The basic dividing line which separated subjects suitable and unsuitable for study and practice in a university was the line between liberal disciplines and those deemed illiberal, vulgar, or mechanical. In essence, this came down to the distinction between disciplines which required manual labour and those which did not. For most of the disciplines of the established university curriculum, this distinction was unproblematic. The trivium was linguistic; the quadrivium, mathematical; metaphysics and theology were theoretical; moral philosophy and law involved no manual work. Natural philosophy was protected from any form of direct, manual engagement with the natural world by the Aristotelian concept of 'scientia' as causal knowledge deduced from first principles. Of all the disciplines of the established university curriculum, the one most difficult to dissociate from manual work was therefore medicine. And of all the branches of medicine, the one least possible without manual intervention was anatomy, which could only be studied effectively by dissecting human and animal bodies.
Image 1. Throughout the medieval period and into the sixteenth century, this dilemma was resolved through the division of labour illustrated by these images. The first is from the title page of an early printed edition of Mondino di Luzzi's Anatomia, a work around 1316 which became the standard anatomical textbook throughout European universities for two centuries. Mondino is depicted leading the dissection ex cathedra, that is from his professorial chair situated on a podium. More specifically, he offers a 'lecture' or reading of Galen, the foremost medical authority handed down from antiquity. The actual dissection is performed by one or more typically two assistants: a 'demonstrator', who dissected the cadaver, and an 'ostensor', who pointed out the relevant anatomical details with a wand. When the dissection revealed structures different from those described by Galen, this divergence was interpreted as morphological change in the human body, rather than errors on Galen's part.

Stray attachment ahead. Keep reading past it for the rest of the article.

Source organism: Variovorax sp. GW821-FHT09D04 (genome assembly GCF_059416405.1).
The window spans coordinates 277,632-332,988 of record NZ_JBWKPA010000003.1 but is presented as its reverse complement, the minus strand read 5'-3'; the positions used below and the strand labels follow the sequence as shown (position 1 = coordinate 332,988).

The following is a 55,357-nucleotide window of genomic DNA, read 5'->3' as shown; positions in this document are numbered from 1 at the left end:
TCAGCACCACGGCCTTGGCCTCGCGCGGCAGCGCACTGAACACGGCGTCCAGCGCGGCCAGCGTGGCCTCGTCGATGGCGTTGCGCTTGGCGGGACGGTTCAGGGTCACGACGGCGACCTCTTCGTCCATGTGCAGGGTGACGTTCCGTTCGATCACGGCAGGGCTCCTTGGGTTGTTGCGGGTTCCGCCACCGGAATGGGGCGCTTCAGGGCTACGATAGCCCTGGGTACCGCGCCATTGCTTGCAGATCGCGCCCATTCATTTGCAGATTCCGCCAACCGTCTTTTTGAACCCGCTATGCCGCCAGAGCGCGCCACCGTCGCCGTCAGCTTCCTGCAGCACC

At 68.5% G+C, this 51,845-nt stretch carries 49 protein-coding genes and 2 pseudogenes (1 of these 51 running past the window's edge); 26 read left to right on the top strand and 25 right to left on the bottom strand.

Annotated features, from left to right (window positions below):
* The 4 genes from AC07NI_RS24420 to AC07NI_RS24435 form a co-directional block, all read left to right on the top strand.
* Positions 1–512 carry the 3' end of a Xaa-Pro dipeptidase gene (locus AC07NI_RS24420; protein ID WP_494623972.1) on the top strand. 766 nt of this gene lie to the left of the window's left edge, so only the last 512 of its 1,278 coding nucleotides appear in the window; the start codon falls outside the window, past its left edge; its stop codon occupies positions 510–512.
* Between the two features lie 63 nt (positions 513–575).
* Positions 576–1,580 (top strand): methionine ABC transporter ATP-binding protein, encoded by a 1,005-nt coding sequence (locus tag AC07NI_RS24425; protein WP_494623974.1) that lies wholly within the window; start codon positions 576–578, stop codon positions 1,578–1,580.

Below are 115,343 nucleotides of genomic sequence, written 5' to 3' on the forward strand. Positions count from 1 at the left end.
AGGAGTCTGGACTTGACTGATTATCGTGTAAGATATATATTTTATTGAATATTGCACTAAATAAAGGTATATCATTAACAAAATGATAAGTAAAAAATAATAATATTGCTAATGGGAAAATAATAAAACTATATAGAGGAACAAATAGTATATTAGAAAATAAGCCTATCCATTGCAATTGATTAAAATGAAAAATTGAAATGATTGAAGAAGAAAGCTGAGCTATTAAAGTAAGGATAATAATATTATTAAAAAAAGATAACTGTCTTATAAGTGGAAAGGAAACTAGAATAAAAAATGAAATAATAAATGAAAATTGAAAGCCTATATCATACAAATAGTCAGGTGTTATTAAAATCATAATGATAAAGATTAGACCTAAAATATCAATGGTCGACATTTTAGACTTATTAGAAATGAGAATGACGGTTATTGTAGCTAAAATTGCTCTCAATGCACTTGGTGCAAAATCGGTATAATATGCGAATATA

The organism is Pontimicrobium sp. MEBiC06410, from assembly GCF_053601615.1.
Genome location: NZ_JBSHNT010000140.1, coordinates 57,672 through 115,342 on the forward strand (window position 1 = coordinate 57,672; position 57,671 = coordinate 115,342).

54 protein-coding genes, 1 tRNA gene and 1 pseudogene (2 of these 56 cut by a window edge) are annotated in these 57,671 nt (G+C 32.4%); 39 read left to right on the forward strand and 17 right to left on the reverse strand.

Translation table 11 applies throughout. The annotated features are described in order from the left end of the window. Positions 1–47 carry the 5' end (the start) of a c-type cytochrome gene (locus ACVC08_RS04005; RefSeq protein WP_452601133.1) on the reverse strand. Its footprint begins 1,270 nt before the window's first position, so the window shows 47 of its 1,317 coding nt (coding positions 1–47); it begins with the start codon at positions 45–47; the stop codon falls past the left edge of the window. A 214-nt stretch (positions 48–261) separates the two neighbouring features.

Image details.Anathomia Mudini Emedata p doctore Melerstat (Leipzig, 1493): M. Pollich von Mellerstadt's edition of Mondino dei Luzzi's Anatomy, published in Leipzig by Martin Landsberg (?) c. 1493. Woodblock print, 14.4 x 8.9 cm. Credit: Wellcome Collection, no. 24132i. Attribution 4.0 International (CC BY 4.0).
Further reading. Alexandra Mavrodi and George Paraskevas, 'Mondino de Luzzi: a luminous figure in the darkness of the Middle Ages', Croatian Medical Journal, 55.1 (Feb. 2014), 50-53, available here.
Image 2. Whether Mondino actually performed dissections himself is disputed. What is clear is that the relationship depicted on this title page was the standard one in the early age of print. A very similar relationship is depicted in the Fasciculus medicinae, first published in Venice in 1491. In this case, the 'ostensor' can be seen, pointing to an organ, as well as the 'demonstrator', making an incision. Generally regarded as the first illustrated medical work to appear in print, the Fasciculus was regularly reprinted during the following quarter century, including this Italian translation published in Venice in 1495..
Further resources. Selected pages from the Italian translation, Fasiculo de medicina (Venice, 1495) are available in Historical Anatomies on the Web, provided by the US National Library of Medicine. Images from the Latin Fasciculus Medicinae (Milan, 1516) are provided by The College of Physicians of Philadelphia Digital Library.
Commentary. Howard Hotson (April 2021)